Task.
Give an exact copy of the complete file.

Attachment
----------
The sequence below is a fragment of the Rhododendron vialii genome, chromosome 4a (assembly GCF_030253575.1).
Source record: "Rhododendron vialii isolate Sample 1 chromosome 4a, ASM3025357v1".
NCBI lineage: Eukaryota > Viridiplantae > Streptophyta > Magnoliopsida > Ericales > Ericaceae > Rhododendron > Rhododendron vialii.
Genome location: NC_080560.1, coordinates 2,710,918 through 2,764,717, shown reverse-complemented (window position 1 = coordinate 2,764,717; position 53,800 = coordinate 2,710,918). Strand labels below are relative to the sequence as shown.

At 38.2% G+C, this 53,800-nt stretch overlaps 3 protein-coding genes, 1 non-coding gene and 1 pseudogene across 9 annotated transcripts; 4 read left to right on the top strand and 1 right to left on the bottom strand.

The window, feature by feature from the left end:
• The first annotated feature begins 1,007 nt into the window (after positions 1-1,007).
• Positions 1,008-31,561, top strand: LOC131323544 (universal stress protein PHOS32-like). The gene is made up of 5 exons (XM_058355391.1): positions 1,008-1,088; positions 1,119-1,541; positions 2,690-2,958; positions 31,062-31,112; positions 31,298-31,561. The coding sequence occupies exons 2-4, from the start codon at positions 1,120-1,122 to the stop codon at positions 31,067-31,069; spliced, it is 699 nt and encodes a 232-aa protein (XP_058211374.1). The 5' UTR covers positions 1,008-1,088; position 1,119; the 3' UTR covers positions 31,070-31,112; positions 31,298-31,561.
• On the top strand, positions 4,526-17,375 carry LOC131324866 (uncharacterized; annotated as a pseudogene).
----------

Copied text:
The sequence below is a fragment of the Rhododendron vialii genome, chromosome 4a (assembly GCF_030253575.1).
Source record: "Rhododendron vialii isolate Sample 1 chromosome 4a, ASM3025357v1".
NCBI lineage: Eukaryota > Viridiplantae > Streptophyta > Magnoliopsida > Ericales > Ericaceae > Rhododendron > Rhododendron vialii.
Genome location: NC_080560.1, coordinates 2,710,918 through 2,764,717, shown reverse-complemented (window position 1 = coordinate 2,764,717; position 53,800 = coordinate 2,710,918). Strand labels below are relative to the sequence as shown.

At 38.2% G+C, this 53,800-nt stretch overlaps 3 protein-coding genes, 1 non-coding gene and 1 pseudogene across 9 annotated transcripts; 4 read left to right on the top strand and 1 right to left on the bottom strand.

The window, feature by feature from the left end:
• The first annotated feature begins 1,007 nt into the window (after positions 1-1,007).
• Positions 1,008-31,561, top strand: LOC131323544 (universal stress protein PHOS32-like). The gene is made up of 5 exons (XM_058355391.1): positions 1,008-1,088; positions 1,119-1,541; positions 2,690-2,958; positions 31,062-31,112; positions 31,298-31,561. The coding sequence occupies exons 2-4, from the start codon at positions 1,120-1,122 to the stop codon at positions 31,067-31,069; spliced, it is 699 nt and encodes a 232-aa protein (XP_058211374.1). The 5' UTR covers positions 1,008-1,088; position 1,119; the 3' UTR covers positions 31,070-31,112; positions 31,298-31,561.
• On the top strand, positions 4,526-17,375 carry LOC131324866 (uncharacterized; annotated as a pseudogene).